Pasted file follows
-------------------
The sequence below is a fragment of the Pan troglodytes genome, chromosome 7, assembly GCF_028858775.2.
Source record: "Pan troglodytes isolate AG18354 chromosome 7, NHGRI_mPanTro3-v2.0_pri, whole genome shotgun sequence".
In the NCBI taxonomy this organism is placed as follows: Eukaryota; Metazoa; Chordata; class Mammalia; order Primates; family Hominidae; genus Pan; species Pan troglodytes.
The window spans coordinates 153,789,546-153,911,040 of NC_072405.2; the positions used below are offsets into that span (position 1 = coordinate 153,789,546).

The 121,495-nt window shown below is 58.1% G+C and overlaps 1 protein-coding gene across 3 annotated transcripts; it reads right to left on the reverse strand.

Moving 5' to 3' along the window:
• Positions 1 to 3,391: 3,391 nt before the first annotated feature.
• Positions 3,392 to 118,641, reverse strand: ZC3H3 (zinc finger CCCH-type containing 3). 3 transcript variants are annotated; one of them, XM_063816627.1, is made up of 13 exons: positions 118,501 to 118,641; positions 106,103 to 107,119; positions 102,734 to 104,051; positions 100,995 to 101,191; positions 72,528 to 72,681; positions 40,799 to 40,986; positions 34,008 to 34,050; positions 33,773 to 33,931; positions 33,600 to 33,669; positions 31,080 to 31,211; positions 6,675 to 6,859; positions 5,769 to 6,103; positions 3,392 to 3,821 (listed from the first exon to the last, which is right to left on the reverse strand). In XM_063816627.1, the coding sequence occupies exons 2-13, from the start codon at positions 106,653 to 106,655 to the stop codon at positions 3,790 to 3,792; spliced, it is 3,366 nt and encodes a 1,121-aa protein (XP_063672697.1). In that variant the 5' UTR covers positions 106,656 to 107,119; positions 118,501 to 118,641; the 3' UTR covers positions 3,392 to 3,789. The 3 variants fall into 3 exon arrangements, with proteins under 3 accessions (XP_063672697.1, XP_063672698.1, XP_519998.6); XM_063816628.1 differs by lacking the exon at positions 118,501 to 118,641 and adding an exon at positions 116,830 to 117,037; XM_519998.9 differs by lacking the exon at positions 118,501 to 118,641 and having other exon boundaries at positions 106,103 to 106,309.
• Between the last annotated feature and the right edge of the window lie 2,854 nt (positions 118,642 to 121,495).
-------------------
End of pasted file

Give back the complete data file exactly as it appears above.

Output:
The sequence below is a fragment of the Pan troglodytes genome, chromosome 7, assembly GCF_028858775.2.
Source record: "Pan troglodytes isolate AG18354 chromosome 7, NHGRI_mPanTro3-v2.0_pri, whole genome shotgun sequence".
In the NCBI taxonomy this organism is placed as follows: Eukaryota; Metazoa; Chordata; class Mammalia; order Primates; family Hominidae; genus Pan; species Pan troglodytes.
The window spans coordinates 153,789,546-153,911,040 of NC_072405.2; the positions used below are offsets into that span (position 1 = coordinate 153,789,546).

The 121,495-nt window shown below is 58.1% G+C and overlaps 1 protein-coding gene across 3 annotated transcripts; it reads right to left on the reverse strand.

Moving 5' to 3' along the window:
• Positions 1 to 3,391: 3,391 nt before the first annotated feature.
• Positions 3,392 to 118,641, reverse strand: ZC3H3 (zinc finger CCCH-type containing 3). 3 transcript variants are annotated; one of them, XM_063816627.1, is made up of 13 exons: positions 118,501 to 118,641; positions 106,103 to 107,119; positions 102,734 to 104,051; positions 100,995 to 101,191; positions 72,528 to 72,681; positions 40,799 to 40,986; positions 34,008 to 34,050; positions 33,773 to 33,931; positions 33,600 to 33,669; positions 31,080 to 31,211; positions 6,675 to 6,859; positions 5,769 to 6,103; positions 3,392 to 3,821 (listed from the first exon to the last, which is right to left on the reverse strand). In XM_063816627.1, the coding sequence occupies exons 2-13, from the start codon at positions 106,653 to 106,655 to the stop codon at positions 3,790 to 3,792; spliced, it is 3,366 nt and encodes a 1,121-aa protein (XP_063672697.1). In that variant the 5' UTR covers positions 106,656 to 107,119; positions 118,501 to 118,641; the 3' UTR covers positions 3,392 to 3,789. The 3 variants fall into 3 exon arrangements, with proteins under 3 accessions (XP_063672697.1, XP_063672698.1, XP_519998.6); XM_063816628.1 differs by lacking the exon at positions 118,501 to 118,641 and adding an exon at positions 116,830 to 117,037; XM_519998.9 differs by lacking the exon at positions 118,501 to 118,641 and having other exon boundaries at positions 106,103 to 106,309.
• Between the last annotated feature and the right edge of the window lie 2,854 nt (positions 118,642 to 121,495).